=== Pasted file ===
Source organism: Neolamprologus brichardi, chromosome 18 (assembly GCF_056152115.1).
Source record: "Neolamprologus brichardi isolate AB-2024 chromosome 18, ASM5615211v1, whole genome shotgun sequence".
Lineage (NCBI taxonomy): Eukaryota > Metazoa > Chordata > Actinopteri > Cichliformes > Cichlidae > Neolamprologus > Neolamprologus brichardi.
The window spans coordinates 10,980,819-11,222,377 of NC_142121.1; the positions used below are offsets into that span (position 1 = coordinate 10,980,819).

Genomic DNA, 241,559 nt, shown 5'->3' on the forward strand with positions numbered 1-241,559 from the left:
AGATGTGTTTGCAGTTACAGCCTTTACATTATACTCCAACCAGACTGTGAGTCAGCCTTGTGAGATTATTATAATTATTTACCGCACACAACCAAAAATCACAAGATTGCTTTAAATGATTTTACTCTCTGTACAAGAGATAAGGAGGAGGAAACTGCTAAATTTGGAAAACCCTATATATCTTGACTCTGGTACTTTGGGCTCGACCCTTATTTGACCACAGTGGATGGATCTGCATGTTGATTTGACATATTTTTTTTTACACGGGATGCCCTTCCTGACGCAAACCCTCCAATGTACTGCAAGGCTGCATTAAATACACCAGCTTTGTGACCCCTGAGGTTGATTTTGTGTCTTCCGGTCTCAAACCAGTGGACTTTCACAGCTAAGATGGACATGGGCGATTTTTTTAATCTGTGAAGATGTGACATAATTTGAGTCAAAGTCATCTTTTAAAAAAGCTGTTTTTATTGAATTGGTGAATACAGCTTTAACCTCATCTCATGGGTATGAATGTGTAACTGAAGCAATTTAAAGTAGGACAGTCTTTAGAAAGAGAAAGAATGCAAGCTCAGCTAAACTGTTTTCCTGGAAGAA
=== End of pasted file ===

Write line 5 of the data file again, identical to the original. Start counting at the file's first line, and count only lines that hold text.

Genomic DNA, 241,559 nt, shown 5'->3' on the forward strand with positions numbered 1-241,559 from the left: